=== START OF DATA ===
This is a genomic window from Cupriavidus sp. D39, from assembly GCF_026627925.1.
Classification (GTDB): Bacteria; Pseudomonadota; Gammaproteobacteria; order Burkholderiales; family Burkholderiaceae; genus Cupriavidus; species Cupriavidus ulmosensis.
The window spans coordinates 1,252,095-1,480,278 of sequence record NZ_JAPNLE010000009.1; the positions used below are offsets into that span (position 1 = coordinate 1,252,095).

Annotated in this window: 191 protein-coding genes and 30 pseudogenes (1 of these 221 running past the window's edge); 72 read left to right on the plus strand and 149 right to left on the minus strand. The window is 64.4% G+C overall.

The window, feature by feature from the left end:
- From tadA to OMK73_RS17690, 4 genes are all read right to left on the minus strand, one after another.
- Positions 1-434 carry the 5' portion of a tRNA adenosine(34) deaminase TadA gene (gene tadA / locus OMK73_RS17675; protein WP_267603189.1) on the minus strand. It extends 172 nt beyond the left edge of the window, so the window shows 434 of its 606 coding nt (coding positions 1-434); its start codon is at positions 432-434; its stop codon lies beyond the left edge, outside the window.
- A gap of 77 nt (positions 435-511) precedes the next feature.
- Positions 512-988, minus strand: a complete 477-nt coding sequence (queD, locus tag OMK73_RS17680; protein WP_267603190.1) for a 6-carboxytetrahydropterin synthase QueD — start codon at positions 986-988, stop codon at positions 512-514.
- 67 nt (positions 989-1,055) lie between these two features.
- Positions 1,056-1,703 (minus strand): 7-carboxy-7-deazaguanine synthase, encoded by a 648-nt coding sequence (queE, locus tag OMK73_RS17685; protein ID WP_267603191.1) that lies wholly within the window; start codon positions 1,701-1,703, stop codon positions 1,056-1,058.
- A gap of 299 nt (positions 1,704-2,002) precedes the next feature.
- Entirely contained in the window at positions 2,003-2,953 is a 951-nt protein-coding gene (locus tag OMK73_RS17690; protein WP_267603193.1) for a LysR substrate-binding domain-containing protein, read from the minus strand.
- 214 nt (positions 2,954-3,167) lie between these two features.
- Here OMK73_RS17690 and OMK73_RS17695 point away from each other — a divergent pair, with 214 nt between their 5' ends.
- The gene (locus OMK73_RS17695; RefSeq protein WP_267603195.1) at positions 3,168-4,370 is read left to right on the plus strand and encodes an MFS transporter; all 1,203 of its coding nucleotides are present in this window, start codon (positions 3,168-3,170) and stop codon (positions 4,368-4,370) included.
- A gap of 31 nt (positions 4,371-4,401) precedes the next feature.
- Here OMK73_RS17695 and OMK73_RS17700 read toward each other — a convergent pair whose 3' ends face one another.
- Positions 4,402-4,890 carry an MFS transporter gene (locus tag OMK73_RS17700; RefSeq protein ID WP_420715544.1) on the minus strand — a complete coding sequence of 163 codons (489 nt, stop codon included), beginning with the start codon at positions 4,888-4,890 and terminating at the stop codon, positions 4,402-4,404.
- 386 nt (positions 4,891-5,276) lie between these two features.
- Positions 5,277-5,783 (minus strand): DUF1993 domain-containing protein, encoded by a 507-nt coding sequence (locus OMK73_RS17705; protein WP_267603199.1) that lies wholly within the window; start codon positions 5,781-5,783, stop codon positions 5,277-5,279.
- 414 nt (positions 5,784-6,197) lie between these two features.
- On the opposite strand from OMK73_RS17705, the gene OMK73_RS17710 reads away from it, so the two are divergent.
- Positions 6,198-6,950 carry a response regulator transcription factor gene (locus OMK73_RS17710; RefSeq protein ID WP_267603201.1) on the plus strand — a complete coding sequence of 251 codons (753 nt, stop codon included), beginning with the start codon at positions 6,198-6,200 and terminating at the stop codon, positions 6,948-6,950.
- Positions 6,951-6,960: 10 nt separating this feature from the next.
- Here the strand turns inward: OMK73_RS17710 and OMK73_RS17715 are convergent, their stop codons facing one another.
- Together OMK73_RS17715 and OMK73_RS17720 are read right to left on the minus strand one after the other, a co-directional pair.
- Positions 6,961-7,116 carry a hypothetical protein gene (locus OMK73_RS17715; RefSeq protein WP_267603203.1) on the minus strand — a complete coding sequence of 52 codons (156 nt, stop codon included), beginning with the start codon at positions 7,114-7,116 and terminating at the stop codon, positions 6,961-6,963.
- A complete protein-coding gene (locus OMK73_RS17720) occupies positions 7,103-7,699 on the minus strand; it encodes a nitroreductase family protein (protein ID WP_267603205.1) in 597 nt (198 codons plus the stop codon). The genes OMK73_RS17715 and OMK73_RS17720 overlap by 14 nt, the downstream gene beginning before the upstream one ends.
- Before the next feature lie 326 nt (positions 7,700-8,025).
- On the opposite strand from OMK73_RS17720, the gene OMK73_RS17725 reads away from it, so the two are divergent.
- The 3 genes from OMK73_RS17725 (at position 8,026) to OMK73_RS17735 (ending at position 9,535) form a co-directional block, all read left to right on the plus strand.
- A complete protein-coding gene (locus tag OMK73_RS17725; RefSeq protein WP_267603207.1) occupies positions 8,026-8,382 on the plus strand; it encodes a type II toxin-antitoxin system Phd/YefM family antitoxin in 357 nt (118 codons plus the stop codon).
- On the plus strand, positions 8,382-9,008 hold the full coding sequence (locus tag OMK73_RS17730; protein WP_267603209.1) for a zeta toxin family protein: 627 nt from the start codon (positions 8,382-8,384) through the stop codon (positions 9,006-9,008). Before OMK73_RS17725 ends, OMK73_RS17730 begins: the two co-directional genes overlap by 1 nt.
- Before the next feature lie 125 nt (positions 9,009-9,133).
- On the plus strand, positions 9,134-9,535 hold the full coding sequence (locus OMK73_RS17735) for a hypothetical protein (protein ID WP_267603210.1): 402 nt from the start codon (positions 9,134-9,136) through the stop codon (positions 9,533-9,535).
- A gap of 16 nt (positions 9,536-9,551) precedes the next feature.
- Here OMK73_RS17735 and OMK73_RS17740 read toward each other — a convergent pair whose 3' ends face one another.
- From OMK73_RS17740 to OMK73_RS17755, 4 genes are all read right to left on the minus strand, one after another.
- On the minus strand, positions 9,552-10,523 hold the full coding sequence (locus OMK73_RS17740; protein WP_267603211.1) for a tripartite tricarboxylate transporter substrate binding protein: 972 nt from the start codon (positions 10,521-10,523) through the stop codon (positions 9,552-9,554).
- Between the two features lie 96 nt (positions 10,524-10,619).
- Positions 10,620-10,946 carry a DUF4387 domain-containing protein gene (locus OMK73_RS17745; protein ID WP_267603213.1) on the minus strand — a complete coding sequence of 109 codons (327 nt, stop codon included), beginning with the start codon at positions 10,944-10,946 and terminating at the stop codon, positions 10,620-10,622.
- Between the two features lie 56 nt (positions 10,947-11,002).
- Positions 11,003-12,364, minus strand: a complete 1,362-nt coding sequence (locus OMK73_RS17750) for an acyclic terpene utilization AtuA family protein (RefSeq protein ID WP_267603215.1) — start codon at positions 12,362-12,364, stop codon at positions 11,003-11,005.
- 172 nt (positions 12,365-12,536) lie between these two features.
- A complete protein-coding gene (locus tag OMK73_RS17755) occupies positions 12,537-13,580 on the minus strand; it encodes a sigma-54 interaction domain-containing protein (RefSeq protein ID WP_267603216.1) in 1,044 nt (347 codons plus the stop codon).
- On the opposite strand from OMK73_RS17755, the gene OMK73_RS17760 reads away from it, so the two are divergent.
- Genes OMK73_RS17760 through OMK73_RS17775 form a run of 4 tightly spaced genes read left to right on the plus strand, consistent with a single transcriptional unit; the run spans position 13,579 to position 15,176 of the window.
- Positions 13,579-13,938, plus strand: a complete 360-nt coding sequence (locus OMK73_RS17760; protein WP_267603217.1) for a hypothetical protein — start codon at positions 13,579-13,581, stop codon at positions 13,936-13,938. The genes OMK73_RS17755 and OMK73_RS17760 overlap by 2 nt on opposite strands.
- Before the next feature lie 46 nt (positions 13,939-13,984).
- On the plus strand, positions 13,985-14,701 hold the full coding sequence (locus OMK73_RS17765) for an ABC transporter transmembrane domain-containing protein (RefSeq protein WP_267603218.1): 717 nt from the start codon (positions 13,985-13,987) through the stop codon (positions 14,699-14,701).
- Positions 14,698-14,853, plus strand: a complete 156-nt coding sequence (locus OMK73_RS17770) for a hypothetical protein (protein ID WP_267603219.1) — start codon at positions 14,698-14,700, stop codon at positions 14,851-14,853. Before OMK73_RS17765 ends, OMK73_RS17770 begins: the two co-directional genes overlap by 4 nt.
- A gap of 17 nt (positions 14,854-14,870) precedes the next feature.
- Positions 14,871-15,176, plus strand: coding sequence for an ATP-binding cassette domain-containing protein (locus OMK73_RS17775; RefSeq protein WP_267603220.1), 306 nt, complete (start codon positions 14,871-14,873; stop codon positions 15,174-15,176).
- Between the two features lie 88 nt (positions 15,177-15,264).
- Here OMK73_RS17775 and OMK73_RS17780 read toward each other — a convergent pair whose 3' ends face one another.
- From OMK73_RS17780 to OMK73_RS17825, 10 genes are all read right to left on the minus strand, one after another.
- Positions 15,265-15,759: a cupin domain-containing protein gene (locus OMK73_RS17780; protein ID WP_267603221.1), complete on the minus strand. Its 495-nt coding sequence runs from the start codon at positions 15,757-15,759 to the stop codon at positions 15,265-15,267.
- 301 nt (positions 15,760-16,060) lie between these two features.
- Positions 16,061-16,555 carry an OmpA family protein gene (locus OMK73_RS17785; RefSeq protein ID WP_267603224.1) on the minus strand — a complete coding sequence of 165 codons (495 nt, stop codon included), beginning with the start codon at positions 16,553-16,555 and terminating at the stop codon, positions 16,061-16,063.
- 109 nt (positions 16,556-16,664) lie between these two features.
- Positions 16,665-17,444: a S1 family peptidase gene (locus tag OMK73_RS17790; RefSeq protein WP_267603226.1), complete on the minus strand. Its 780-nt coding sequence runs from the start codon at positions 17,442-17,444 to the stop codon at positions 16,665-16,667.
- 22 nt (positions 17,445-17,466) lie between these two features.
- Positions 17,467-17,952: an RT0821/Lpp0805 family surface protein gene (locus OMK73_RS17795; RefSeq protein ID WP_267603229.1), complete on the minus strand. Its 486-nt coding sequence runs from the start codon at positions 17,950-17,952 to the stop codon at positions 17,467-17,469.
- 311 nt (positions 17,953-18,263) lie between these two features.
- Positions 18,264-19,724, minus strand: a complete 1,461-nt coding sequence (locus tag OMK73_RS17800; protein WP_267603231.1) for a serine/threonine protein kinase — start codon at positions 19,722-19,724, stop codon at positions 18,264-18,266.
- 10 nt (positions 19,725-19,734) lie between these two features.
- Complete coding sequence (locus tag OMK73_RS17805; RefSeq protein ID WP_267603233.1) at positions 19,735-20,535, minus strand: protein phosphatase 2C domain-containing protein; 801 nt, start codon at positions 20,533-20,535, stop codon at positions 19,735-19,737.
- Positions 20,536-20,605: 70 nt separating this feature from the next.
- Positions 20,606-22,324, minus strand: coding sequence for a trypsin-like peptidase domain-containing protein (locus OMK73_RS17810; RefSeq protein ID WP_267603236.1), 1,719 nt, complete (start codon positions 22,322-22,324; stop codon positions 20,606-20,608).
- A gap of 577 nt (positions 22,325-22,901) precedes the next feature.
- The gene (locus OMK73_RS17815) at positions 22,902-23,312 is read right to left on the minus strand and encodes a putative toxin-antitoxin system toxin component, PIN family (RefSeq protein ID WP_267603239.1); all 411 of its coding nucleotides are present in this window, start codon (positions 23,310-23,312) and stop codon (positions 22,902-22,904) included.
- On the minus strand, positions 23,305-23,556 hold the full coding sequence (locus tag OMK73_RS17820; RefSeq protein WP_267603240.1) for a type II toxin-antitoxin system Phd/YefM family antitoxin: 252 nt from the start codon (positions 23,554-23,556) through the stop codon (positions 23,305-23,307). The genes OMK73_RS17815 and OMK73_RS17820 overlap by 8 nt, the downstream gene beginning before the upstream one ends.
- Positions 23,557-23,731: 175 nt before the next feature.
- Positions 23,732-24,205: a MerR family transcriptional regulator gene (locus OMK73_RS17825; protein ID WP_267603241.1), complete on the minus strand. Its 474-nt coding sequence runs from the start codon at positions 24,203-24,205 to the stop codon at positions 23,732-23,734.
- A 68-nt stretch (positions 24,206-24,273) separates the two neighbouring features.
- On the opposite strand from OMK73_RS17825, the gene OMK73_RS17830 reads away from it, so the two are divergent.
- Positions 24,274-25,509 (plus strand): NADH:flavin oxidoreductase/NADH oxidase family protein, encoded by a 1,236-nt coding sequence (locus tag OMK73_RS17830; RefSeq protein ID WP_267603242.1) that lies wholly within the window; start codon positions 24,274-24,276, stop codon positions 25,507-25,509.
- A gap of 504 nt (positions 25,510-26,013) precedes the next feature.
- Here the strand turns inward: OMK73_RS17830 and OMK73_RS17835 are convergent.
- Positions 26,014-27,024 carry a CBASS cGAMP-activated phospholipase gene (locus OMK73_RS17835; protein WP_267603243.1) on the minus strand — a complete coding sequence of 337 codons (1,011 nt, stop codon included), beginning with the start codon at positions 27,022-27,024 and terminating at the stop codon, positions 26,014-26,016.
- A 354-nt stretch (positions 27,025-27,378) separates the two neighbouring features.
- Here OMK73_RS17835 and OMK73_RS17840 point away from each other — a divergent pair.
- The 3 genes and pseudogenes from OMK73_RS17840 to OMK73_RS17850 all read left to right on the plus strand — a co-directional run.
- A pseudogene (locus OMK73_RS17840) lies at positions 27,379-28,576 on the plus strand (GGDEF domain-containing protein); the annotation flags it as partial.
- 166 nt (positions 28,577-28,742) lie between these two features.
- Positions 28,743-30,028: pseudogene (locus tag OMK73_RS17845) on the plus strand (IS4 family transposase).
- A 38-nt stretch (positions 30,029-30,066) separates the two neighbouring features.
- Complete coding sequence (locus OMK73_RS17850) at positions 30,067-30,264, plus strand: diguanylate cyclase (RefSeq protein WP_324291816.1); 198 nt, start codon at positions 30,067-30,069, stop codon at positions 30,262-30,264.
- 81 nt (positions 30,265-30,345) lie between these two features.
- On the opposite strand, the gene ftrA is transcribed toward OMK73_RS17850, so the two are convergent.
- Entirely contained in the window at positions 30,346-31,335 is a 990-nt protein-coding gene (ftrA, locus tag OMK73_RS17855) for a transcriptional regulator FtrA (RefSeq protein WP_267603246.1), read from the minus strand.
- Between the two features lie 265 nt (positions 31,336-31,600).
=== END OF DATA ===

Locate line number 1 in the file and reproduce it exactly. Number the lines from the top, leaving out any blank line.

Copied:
This is a genomic window from Cupriavidus sp. D39, from assembly GCF_026627925.1.